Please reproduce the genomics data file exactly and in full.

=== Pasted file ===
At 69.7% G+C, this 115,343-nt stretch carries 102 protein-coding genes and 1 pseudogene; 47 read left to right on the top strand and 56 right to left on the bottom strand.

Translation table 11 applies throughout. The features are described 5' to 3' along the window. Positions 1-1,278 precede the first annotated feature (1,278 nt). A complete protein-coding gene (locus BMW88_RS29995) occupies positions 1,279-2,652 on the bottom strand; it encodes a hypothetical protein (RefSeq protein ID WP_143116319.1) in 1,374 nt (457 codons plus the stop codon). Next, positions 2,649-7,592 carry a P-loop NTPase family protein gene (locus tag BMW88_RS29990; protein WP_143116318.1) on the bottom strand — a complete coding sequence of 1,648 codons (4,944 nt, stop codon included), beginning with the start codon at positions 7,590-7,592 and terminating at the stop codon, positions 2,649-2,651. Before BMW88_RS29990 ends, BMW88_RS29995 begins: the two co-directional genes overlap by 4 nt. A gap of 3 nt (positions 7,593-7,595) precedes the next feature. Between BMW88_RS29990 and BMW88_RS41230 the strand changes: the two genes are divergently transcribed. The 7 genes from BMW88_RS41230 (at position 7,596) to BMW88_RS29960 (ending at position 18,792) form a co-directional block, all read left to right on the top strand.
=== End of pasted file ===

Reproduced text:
At 69.7% G+C, this 115,343-nt stretch carries 102 protein-coding genes and 1 pseudogene; 47 read left to right on the top strand and 56 right to left on the bottom strand.

Translation table 11 applies throughout. The features are described 5' to 3' along the window. Positions 1-1,278 precede the first annotated feature (1,278 nt). A complete protein-coding gene (locus BMW88_RS29995) occupies positions 1,279-2,652 on the bottom strand; it encodes a hypothetical protein (RefSeq protein ID WP_143116319.1) in 1,374 nt (457 codons plus the stop codon). Next, positions 2,649-7,592 carry a P-loop NTPase family protein gene (locus tag BMW88_RS29990; protein WP_143116318.1) on the bottom strand — a complete coding sequence of 1,648 codons (4,944 nt, stop codon included), beginning with the start codon at positions 7,590-7,592 and terminating at the stop codon, positions 2,649-2,651. Before BMW88_RS29990 ends, BMW88_RS29995 begins: the two co-directional genes overlap by 4 nt. A gap of 3 nt (positions 7,593-7,595) precedes the next feature. Between BMW88_RS29990 and BMW88_RS41230 the strand changes: the two genes are divergently transcribed. The 7 genes from BMW88_RS41230 (at position 7,596) to BMW88_RS29960 (ending at position 18,792) form a co-directional block, all read left to right on the top strand.